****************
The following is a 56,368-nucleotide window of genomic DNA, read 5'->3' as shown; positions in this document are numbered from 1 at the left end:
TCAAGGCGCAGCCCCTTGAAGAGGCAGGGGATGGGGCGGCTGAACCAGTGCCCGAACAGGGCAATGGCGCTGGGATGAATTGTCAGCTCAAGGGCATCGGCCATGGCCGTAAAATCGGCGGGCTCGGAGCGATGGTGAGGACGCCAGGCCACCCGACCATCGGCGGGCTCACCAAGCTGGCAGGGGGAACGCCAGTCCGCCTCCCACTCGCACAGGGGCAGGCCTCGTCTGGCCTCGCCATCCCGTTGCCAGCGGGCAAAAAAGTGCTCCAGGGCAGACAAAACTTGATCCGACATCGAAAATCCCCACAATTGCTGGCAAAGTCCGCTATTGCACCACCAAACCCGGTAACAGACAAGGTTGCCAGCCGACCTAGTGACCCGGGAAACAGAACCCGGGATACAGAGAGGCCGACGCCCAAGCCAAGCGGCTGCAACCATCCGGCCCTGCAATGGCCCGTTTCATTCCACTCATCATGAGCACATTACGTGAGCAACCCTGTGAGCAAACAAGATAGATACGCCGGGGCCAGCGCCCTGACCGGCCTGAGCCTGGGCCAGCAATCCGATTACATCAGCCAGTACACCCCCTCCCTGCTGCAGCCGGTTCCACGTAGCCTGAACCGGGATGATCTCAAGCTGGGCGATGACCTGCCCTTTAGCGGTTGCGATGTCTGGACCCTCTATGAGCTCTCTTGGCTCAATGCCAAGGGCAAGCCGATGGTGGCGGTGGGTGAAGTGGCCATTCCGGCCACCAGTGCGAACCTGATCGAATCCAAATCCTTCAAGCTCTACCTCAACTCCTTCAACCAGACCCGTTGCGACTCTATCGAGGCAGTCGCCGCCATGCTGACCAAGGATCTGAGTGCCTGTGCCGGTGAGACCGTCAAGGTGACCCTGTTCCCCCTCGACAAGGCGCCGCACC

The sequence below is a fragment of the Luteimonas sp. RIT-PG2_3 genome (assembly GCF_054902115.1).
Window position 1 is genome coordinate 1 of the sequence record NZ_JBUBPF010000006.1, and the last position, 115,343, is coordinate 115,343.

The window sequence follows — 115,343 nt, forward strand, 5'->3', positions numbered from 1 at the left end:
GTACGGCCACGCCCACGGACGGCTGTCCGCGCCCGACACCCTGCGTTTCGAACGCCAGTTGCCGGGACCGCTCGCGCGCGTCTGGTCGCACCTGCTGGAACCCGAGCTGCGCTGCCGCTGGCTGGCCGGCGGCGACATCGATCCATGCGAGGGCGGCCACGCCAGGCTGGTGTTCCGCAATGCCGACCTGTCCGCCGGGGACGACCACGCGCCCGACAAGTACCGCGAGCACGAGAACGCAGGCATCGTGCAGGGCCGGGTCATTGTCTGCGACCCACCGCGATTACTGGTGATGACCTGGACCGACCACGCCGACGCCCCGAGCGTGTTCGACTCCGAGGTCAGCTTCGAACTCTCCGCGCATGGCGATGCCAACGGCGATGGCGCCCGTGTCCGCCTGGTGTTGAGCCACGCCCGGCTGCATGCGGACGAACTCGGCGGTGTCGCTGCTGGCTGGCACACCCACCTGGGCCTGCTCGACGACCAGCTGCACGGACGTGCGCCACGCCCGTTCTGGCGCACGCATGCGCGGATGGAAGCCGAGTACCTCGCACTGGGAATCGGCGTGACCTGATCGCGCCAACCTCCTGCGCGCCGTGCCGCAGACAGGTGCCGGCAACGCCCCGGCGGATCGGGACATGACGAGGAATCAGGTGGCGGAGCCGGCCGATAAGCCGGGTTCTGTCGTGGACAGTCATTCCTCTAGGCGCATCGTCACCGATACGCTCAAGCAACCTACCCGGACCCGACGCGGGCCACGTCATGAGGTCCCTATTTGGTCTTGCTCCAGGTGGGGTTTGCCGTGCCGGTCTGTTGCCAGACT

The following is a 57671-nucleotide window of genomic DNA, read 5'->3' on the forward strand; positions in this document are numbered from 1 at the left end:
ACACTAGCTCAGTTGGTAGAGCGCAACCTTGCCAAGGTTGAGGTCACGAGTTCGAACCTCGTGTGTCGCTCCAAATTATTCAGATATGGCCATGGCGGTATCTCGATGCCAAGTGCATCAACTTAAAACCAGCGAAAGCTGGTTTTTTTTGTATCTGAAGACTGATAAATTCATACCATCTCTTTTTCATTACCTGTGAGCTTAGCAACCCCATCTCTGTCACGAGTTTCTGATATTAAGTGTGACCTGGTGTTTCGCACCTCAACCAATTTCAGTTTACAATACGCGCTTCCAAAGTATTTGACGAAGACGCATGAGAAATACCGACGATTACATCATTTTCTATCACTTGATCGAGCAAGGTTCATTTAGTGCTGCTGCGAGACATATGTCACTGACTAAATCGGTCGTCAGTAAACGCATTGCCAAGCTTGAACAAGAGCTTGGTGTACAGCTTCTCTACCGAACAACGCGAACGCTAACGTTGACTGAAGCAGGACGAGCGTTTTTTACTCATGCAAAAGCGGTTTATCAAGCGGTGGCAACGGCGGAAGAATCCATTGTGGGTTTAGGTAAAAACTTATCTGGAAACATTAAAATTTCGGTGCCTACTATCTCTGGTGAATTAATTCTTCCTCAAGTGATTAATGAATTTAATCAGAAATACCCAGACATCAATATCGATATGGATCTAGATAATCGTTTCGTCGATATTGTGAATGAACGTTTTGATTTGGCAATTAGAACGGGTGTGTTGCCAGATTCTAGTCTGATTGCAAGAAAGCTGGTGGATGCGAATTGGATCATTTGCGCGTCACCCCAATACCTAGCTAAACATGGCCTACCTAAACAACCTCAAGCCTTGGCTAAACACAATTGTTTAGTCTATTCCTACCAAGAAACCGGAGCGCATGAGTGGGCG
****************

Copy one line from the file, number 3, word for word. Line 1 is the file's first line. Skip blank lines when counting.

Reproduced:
The sequence below is a fragment of the Luteimonas sp. RIT-PG2_3 genome (assembly GCF_054902115.1).